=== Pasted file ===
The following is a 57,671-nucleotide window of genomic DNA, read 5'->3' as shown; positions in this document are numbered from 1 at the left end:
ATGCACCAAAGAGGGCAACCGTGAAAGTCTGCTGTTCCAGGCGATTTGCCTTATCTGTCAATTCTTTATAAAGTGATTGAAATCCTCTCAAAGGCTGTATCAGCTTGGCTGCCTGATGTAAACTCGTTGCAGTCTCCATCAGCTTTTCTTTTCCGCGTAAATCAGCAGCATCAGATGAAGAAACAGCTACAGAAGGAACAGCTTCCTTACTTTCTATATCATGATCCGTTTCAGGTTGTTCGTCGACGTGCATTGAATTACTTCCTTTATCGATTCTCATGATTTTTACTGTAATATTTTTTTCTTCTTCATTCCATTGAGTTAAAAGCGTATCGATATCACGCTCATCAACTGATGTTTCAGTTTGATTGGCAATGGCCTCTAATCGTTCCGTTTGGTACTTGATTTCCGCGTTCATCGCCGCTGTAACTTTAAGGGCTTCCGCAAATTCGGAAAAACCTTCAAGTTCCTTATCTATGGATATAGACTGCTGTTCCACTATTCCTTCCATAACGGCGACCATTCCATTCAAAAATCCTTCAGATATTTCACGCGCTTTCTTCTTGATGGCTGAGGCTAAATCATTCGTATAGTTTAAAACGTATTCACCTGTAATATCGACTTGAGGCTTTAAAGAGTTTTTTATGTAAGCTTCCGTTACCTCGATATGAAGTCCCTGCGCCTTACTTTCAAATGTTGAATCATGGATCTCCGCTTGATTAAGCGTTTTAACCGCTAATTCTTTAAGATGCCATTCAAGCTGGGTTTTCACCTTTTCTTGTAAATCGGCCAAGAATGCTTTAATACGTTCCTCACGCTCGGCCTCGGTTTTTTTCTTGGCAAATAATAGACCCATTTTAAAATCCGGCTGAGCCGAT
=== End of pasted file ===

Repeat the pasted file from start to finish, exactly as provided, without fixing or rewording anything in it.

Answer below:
The following is a 57,671-nucleotide window of genomic DNA, read 5'->3' as shown; positions in this document are numbered from 1 at the left end:
ATGCACCAAAGAGGGCAACCGTGAAAGTCTGCTGTTCCAGGCGATTTGCCTTATCTGTCAATTCTTTATAAAGTGATTGAAATCCTCTCAAAGGCTGTATCAGCTTGGCTGCCTGATGTAAACTCGTTGCAGTCTCCATCAGCTTTTCTTTTCCGCGTAAATCAGCAGCATCAGATGAAGAAACAGCTACAGAAGGAACAGCTTCCTTACTTTCTATATCATGATCCGTTTCAGGTTGTTCGTCGACGTGCATTGAATTACTTCCTTTATCGATTCTCATGATTTTTACTGTAATATTTTTTTCTTCTTCATTCCATTGAGTTAAAAGCGTATCGATATCACGCTCATCAACTGATGTTTCAGTTTGATTGGCAATGGCCTCTAATCGTTCCGTTTGGTACTTGATTTCCGCGTTCATCGCCGCTGTAACTTTAAGGGCTTCCGCAAATTCGGAAAAACCTTCAAGTTCCTTATCTATGGATATAGACTGCTGTTCCACTATTCCTTCCATAACGGCGACCATTCCATTCAAAAATCCTTCAGATATTTCACGCGCTTTCTTCTTGATGGCTGAGGCTAAATCATTCGTATAGTTTAAAACGTATTCACCTGTAATATCGACTTGAGGCTTTAAAGAGTTTTTTATGTAAGCTTCCGTTACCTCGATATGAAGTCCCTGCGCCTTACTTTCAAATGTTGAATCATGGATCTCCGCTTGATTAAGCGTTTTAACCGCTAATTCTTTAAGATGCCATTCAAGCTGGGTTTTCACCTTTTCTTGTAAATCGGCCAAGAATGCTTTAATACGTTCCTCACGCTCGGCCTCGGTTTTTTTCTTGGCAAATAATAGACCCATTTTAAAATCCGGCTGAGCCGAT